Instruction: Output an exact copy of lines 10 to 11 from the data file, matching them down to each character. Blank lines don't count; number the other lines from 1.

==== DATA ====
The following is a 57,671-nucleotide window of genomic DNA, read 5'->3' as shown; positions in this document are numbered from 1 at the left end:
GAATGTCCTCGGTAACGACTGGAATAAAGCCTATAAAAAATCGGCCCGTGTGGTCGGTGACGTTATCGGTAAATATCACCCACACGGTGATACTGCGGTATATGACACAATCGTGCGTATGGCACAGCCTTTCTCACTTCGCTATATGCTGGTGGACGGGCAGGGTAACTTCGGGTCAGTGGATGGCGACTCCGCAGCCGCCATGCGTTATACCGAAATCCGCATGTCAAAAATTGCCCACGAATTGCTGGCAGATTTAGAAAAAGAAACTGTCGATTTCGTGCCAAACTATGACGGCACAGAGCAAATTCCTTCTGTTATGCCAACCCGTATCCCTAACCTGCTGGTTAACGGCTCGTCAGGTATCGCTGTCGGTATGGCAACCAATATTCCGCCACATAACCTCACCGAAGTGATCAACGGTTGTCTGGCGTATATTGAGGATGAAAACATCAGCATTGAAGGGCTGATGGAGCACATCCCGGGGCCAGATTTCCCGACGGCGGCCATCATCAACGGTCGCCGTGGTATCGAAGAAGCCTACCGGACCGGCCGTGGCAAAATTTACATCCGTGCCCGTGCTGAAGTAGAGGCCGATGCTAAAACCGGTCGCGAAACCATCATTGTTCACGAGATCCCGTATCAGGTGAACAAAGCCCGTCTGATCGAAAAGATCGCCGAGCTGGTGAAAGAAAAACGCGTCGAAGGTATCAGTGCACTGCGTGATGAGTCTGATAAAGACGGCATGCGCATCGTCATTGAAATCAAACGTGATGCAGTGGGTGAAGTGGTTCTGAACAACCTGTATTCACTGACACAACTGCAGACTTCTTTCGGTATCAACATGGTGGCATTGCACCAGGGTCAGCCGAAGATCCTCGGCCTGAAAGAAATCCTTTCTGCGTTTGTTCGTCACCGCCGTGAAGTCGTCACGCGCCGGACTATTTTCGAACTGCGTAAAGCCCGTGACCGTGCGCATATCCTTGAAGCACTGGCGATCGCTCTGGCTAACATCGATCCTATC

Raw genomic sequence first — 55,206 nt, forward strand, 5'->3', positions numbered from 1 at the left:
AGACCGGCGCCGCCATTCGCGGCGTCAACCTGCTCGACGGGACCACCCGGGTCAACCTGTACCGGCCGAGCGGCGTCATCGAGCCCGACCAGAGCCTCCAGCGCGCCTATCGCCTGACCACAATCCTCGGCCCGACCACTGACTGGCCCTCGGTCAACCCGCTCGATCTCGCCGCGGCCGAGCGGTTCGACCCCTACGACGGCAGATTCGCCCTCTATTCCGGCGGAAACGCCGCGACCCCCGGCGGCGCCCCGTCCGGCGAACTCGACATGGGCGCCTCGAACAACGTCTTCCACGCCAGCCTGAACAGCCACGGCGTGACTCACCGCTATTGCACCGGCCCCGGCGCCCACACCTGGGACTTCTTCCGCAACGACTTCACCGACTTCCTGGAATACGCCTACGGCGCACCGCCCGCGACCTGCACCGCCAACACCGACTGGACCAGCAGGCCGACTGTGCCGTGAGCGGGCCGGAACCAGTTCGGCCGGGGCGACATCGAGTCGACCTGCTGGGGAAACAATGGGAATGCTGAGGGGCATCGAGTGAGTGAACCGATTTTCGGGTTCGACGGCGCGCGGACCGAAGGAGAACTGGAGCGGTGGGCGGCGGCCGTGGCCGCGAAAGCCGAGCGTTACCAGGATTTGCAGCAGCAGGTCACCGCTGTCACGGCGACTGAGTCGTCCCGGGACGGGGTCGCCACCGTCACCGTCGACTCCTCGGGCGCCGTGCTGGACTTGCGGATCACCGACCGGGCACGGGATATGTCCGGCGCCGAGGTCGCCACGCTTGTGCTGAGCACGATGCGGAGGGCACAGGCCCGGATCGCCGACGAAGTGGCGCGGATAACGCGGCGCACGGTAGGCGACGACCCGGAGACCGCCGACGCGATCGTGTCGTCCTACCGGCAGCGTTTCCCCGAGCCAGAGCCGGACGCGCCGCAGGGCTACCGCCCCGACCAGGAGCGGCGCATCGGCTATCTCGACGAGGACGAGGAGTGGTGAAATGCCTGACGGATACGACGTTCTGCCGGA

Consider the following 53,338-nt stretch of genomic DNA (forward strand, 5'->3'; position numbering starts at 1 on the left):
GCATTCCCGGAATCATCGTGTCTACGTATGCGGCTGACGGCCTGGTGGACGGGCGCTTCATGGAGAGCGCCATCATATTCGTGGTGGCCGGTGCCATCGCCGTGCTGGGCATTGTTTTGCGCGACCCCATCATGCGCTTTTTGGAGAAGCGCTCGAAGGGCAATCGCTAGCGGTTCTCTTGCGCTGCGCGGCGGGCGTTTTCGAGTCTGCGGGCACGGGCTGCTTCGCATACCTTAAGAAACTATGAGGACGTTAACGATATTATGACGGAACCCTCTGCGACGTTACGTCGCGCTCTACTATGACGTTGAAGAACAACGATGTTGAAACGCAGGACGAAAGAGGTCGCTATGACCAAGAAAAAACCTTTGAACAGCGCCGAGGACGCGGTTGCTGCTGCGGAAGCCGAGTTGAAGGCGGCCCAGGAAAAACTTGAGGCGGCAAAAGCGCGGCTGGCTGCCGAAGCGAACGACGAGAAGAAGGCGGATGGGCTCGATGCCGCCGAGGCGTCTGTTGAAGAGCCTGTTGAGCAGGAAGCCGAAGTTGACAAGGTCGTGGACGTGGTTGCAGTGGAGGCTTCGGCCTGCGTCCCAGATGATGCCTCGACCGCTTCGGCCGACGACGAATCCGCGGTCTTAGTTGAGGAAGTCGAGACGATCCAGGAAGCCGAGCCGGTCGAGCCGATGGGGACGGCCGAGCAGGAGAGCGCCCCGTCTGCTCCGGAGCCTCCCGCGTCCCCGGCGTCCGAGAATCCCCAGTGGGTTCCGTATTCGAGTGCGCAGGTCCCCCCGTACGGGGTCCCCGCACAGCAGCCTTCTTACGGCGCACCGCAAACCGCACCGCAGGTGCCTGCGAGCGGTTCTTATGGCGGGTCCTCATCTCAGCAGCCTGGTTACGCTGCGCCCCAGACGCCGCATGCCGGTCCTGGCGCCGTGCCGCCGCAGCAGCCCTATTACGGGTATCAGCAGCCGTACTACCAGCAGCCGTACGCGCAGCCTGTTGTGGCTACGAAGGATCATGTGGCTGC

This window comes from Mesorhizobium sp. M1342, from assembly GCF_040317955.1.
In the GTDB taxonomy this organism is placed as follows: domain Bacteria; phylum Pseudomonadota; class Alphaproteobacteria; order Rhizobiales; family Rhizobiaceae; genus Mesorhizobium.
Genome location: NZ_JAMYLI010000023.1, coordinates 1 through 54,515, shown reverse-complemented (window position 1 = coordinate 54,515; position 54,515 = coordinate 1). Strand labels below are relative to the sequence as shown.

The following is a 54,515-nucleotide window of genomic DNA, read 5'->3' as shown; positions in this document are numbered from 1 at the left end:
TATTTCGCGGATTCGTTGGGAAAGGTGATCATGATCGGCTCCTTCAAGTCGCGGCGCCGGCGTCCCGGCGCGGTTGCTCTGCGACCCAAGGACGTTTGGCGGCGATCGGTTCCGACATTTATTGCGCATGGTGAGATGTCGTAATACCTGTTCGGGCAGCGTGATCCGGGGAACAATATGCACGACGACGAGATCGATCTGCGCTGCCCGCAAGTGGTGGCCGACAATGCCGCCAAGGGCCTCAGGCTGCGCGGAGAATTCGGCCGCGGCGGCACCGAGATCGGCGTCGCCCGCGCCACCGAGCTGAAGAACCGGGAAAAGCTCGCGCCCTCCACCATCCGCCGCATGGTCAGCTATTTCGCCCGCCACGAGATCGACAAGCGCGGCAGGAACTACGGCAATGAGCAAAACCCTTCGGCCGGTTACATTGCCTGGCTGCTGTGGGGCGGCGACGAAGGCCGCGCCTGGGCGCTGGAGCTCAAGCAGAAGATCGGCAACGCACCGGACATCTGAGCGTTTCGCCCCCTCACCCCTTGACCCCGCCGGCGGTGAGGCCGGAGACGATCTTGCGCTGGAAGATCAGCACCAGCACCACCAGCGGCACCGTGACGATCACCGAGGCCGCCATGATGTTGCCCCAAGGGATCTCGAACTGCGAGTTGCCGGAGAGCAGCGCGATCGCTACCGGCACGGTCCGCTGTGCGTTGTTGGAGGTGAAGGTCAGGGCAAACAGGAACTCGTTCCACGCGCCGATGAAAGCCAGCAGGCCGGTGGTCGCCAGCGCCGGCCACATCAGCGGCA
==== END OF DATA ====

The following is a 54,515-nucleotide window of genomic DNA, read 5'->3' as shown; positions in this document are numbered from 1 at the left end:
TATTTCGCGGATTCGTTGGGAAAGGTGATCATGATCGGCTCCTTCAAGTCGCGGCGCCGGCGTCCCGGCGCGGTTGCTCTGCGACCCAAGGACGTTTGGCGGCGATCGGTTCCGACATTTATTGCGCATGGTGAGATGTCGTAATACCTGTTCGGGCAGCGTGATCCGGGGAACAATATGCACGACGACGAGATCGATCTGCGCTGCCCGCAAGTGGTGGCCGACAATGCCGCCAAGGGCCTCAGGCTGCGCGGAGAATTCGGCCGCGGCGGCACCGAGATCGGCGTCGCCCGCGCCACCGAGCTGAAGAACCGGGAAAAGCTCGCGCCCTCCACCATCCGCCGCATGGTCAGCTATTTCGCCCGCCACGAGATCGACAAGCGCGGCAGGAACTACGGCAATGAGCAAAACCCTTCGGCCGGTTACATTGCCTGGCTGCTGTGGGGCGGCGACGAAGGCCGCGCCTGGGCGCTGGAGCTCAAGCAGAAGATCGGCAACGCACCGGACATCTGAGCGTTTCGCCCCCTCACCCCTTGACCCCGCCGGCGGTGAGGCCGGAGACGATCTTGCGCTGGAAGATCAGCACCAGCACCACCAGCGGCACCGTGACGATCACCGAGGCCGCCATGATGTTGCCCCAAGGGATCTCGAACTGCGAGTTGCCGGAGAGCAGCGCGATCGCTACCGGCACGGTCCGCTGTGCGTTGTTGGAGGTGAAGGTCAGGGCAAACAGGAACTCGTTCCACGCGCCGATGAAAGCCAGCAGGCCGGTGGTCGCCAGCGCCGGCCACATCAGCGGCA